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How Bad Is Africa’s Internet?

A decadelong quest aims to pinpoint the Internet bottlenecks holding Africa back

8 min read
A decadelong quest aims to pinpoint the Internet bottlenecks holding Africa back
Illustration: Dan Page


The University of Kinshasa, the largest university in the Democratic Republic of Congo, has nearly 30 000 students, faculty, and research staff—but only 800 computers. And although its internal data network is fast enough to support on-campus e-mail, virtual library access, and online coursework, its link to the outside world is no better than that of a typical household in the United States or Europe.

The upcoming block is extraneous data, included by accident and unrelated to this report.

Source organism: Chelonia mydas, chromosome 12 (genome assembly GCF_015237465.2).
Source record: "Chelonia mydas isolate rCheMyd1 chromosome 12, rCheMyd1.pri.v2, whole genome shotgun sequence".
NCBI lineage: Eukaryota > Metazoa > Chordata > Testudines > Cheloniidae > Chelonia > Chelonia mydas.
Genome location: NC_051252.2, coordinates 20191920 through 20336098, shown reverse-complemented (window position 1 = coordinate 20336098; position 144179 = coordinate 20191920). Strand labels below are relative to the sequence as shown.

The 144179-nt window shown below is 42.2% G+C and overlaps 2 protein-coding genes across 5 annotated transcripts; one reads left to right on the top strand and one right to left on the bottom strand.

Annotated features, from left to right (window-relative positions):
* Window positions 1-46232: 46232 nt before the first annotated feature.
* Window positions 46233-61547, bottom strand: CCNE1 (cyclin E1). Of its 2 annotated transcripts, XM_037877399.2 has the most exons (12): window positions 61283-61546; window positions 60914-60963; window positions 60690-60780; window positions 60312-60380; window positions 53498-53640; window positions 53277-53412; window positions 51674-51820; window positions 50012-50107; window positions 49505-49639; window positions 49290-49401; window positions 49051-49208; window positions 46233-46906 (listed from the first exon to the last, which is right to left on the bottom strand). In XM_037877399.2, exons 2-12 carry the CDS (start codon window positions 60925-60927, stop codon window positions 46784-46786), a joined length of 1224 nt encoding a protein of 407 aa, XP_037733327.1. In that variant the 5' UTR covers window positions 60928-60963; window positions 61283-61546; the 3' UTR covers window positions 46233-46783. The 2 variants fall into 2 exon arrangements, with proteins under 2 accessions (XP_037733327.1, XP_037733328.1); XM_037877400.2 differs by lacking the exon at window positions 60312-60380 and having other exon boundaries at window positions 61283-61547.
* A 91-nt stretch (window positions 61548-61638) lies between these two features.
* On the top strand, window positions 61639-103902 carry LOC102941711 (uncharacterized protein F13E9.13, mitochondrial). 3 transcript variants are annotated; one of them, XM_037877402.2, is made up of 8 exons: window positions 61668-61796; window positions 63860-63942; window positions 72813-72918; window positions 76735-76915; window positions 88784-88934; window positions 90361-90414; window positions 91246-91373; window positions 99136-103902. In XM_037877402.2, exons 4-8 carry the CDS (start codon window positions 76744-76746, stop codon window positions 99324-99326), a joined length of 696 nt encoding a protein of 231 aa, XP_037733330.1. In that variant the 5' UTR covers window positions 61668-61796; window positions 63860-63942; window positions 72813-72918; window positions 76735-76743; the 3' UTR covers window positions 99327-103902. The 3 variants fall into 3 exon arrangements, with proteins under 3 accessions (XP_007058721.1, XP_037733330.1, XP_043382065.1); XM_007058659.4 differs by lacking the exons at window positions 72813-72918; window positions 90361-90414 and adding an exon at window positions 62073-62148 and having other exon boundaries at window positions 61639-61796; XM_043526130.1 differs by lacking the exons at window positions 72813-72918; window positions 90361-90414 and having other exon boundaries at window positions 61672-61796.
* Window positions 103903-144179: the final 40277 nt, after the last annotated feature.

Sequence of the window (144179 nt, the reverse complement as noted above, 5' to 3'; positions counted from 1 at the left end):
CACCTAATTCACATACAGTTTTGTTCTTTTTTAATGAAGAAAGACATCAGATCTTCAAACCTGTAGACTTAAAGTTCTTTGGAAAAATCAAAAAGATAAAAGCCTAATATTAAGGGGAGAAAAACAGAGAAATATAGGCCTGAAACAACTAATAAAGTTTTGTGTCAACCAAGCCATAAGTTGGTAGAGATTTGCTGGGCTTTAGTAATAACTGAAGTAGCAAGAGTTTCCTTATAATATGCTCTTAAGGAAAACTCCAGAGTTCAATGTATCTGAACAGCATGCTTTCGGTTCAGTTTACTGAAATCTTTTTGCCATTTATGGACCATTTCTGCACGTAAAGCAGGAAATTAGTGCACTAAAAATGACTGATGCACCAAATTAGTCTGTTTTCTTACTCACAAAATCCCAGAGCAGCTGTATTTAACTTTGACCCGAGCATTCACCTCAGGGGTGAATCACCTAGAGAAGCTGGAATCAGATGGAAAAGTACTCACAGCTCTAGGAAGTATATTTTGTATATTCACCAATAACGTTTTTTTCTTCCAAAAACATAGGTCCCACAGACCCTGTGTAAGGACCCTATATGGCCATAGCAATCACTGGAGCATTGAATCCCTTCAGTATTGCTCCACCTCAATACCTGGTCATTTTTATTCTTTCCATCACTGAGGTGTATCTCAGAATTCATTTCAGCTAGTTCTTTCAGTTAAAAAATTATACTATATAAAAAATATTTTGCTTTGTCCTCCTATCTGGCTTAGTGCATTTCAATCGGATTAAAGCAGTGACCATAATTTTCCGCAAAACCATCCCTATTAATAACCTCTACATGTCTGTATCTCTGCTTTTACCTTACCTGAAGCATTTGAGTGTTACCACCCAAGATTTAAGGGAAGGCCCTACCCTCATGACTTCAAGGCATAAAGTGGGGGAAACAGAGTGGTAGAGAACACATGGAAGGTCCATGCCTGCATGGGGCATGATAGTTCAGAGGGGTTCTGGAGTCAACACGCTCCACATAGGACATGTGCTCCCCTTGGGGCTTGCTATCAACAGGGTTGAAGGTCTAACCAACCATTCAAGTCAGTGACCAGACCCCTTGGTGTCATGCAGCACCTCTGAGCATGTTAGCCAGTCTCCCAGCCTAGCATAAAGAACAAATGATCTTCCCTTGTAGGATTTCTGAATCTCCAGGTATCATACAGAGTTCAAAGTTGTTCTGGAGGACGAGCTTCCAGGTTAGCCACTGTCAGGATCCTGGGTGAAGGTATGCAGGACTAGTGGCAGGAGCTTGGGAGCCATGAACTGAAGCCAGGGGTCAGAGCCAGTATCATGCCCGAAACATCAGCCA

When I visited the university about a year ago, the restricted capacity meant that only 200 senior staff had Internet privileges—for whatever those were worth. I was able to go online for a short time, but the connection was barely usable. Web pages timed out or loaded so slowly that after about 10 minutes, I simply gave up.

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Jay Last, a Father of Silicon Valley, Dies at 92

IEEE also mourns the loss of several former society presidents

4 min read
A smiling older man in glasses

Jay Last

Max S. Gerber/Redux

Jay Last

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3 min read
A photo of a man in a suit with his hand on a toy in a maze.
KEYSTONE/GETTY IMAGES

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3 min read

This is a sponsored article brought to you by National Instruments (NI).

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